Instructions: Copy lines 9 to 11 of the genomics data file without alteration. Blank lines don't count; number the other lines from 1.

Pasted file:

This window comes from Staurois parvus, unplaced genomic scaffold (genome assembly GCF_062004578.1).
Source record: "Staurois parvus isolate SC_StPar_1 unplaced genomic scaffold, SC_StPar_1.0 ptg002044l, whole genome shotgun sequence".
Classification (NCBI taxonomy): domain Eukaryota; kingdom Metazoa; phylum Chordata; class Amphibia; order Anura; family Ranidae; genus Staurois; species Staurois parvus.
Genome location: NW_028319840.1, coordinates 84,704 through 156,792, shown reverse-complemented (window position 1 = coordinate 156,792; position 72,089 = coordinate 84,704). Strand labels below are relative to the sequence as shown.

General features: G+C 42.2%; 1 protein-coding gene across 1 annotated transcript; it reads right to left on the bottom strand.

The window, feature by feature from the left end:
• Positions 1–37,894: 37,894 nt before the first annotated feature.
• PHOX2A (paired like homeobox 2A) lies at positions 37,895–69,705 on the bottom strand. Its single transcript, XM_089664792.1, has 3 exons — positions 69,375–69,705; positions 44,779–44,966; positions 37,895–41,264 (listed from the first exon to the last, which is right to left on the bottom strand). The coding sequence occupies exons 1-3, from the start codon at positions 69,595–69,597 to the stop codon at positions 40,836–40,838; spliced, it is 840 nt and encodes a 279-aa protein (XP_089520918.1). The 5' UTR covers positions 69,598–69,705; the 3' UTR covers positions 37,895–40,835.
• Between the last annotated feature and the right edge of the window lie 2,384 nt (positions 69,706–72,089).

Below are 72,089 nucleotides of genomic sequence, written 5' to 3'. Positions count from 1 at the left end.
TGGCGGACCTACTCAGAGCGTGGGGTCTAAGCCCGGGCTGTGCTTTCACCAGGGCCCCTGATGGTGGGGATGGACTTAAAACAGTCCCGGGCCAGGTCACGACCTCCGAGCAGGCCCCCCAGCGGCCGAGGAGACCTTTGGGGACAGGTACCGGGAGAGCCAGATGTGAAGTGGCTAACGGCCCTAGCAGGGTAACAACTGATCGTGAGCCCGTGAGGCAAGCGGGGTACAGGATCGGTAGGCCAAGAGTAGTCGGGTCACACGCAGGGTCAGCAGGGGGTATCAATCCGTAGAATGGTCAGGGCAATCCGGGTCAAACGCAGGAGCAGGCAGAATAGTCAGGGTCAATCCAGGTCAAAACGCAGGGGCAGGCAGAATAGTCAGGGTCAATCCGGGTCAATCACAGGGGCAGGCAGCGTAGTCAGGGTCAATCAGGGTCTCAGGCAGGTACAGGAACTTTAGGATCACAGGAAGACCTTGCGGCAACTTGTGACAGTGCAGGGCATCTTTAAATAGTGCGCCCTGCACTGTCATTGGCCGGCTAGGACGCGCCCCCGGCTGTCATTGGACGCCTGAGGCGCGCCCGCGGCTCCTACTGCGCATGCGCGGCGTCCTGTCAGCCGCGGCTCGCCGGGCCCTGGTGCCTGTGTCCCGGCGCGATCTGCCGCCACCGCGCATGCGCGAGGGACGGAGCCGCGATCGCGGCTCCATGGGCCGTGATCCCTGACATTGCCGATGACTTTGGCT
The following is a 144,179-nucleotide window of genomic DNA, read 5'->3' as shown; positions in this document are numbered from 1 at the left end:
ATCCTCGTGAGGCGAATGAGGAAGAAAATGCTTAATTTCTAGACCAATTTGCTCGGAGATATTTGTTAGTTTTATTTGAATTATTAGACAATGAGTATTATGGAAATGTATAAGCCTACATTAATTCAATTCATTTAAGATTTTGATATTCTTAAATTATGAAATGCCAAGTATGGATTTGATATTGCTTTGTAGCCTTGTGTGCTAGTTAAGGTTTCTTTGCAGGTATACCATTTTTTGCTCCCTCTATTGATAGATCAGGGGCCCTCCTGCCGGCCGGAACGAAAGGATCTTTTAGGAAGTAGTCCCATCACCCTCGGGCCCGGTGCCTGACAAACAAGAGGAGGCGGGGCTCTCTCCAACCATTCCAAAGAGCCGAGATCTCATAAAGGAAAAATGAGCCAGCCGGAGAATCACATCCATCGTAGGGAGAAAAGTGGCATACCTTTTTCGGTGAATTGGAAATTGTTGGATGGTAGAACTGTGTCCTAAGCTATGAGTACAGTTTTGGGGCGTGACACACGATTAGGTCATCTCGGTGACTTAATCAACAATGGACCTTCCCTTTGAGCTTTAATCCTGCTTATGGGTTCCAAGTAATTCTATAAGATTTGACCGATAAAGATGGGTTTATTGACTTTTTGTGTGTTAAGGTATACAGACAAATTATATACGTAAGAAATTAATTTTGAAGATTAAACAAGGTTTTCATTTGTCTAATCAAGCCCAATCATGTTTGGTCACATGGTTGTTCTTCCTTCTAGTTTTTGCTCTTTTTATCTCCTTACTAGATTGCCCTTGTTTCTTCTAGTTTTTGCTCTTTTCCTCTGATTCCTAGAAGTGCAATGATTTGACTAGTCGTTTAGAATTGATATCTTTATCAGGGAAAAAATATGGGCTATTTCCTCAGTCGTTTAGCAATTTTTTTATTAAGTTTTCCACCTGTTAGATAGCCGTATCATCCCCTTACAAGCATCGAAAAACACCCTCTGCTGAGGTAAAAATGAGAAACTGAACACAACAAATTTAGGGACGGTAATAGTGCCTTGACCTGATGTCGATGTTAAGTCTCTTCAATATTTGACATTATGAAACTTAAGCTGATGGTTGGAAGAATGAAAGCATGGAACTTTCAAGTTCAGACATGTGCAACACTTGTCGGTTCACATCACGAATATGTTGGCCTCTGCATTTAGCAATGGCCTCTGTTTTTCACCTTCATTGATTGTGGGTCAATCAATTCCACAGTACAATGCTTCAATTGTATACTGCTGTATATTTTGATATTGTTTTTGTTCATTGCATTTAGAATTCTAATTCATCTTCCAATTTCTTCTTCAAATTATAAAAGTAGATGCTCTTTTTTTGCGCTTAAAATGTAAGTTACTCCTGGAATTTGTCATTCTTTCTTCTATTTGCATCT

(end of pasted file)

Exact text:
• Between the last annotated feature and the right edge of the window lie 2,384 nt (positions 69,706–72,089).

Below are 72,089 nucleotides of genomic sequence, written 5' to 3'. Positions count from 1 at the left end.
TGGCGGACCTACTCAGAGCGTGGGGTCTAAGCCCGGGCTGTGCTTTCACCAGGGCCCCTGATGGTGGGGATGGACTTAAAACAGTCCCGGGCCAGGTCACGACCTCCGAGCAGGCCCCCCAGCGGCCGAGGAGACCTTTGGGGACAGGTACCGGGAGAGCCAGATGTGAAGTGGCTAACGGCCCTAGCAGGGTAACAACTGATCGTGAGCCCGTGAGGCAAGCGGGGTACAGGATCGGTAGGCCAAGAGTAGTCGGGTCACACGCAGGGTCAGCAGGGGGTATCAATCCGTAGAATGGTCAGGGCAATCCGGGTCAAACGCAGGAGCAGGCAGAATAGTCAGGGTCAATCCAGGTCAAAACGCAGGGGCAGGCAGAATAGTCAGGGTCAATCCGGGTCAATCACAGGGGCAGGCAGCGTAGTCAGGGTCAATCAGGGTCTCAGGCAGGTACAGGAACTTTAGGATCACAGGAAGACCTTGCGGCAACTTGTGACAGTGCAGGGCATCTTTAAATAGTGCGCCCTGCACTGTCATTGGCCGGCTAGGACGCGCCCCCGGCTGTCATTGGACGCCTGAGGCGCGCCCGCGGCTCCTACTGCGCATGCGCGGCGTCCTGTCAGCCGCGGCTCGCCGGGCCCTGGTGCCTGTGTCCCGGCGCGATCTGCCGCCACCGCGCATGCGCGAGGGACGGAGCCGCGATCGCGGCTCCATGGGCCGTGATCCCTGACATTGCCGATGACTTTGGCT